In the first hundred pages of Is God a Moral Compromiser? Thom Stark presents a number of powerful criticisms of Paul Copan’s book. However, the effect of the argument is often muffled by an unduly aggressive and acerbic tone (the classic symptoms of FS). And this is the real problem with FS: It tends to limit the effectiveness of the legitimate arguments one makes because it is unduly alienating to a significant portion of one’s intended audience.
That this is the case here seems evident in the opening to Copan’s review of Stark’s review. Copan writes: “When a book [that is Stark’s book review] is laden with sarcasm, distortions, and ad hominem attacks, genuine dialogue and cordial exchange—the stuff of genuine scholarship—become difficult, if not preempted.”
I don’t know about the distortion bit, but one can certainly find evidence of unnecessarily sarcastic, inflammatory expression in the review. For example, Thom writes:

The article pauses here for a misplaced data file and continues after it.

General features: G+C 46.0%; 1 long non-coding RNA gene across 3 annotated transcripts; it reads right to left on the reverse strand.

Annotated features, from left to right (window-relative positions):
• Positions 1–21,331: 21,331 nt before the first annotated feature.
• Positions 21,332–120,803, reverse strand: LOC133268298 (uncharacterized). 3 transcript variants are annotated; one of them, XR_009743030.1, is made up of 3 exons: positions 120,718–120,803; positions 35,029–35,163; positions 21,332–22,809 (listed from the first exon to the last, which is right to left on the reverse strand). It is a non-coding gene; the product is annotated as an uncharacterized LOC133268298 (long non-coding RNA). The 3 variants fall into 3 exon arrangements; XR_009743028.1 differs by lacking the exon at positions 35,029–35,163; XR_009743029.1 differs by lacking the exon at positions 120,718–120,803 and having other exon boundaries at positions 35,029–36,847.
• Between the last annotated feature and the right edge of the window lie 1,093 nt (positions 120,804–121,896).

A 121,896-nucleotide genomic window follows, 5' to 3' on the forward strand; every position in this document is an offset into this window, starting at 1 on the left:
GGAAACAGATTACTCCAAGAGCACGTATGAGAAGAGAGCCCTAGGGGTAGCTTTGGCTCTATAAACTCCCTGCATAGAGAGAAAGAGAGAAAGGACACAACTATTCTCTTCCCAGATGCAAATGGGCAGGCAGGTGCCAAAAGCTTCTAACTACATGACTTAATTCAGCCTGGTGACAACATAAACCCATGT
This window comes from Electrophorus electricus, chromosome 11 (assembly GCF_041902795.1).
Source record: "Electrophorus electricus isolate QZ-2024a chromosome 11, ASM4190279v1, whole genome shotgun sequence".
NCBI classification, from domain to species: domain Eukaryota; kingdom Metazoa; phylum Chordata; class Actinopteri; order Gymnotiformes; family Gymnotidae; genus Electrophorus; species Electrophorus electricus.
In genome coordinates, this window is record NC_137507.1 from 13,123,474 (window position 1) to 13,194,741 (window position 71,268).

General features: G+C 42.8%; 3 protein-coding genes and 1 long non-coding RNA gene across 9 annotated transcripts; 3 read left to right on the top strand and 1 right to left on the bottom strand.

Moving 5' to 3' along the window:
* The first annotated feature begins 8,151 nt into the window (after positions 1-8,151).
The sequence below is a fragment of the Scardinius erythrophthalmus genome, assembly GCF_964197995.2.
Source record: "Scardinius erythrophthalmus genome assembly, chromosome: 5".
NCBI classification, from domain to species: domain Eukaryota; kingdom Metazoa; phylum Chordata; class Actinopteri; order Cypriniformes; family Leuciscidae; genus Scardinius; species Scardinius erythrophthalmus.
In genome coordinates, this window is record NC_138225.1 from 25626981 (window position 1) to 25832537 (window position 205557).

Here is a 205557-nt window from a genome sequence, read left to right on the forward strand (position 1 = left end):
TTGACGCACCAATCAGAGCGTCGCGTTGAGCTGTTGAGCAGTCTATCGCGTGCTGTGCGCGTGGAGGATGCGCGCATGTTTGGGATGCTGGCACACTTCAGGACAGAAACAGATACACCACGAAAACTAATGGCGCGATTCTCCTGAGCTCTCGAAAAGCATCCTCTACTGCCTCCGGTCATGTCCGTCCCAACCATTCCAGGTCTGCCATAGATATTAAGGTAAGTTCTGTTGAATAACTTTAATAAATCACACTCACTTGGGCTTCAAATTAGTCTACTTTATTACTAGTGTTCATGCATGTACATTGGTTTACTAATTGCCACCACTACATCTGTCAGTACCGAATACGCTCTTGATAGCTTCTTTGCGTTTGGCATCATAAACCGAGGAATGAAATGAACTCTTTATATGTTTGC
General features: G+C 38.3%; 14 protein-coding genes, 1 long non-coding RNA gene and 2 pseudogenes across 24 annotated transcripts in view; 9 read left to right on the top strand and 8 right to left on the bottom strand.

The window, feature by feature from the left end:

“Copan’s judgment is so clouded by his presuppositions that the Bible is pure divine revelation that it [“it” being a particular reading of the Mosaic law code over-against other ANE law codes] just didn’t occur to him. As I’ve often said, this is your brain, and this is your brain on apologetics.” (52)
For those who don’t know, this final reference is an allusion to this classic anti-drug commercial. This is problematic. To begin with, to criticize apologetics based on a particular example of apologetics is like criticizing science based on a particular example of science. That’s hardly fair. As for the sarcasm, the reader is left here with an image of Paul Copan as something like an ineffective apologetic drug addict. Many readers will find that to be an unnecessary personal attack which detracts from the legitimate points Thom is making.
As for the charge of ad hominem attacks, we can consider the following passage where Thom writes: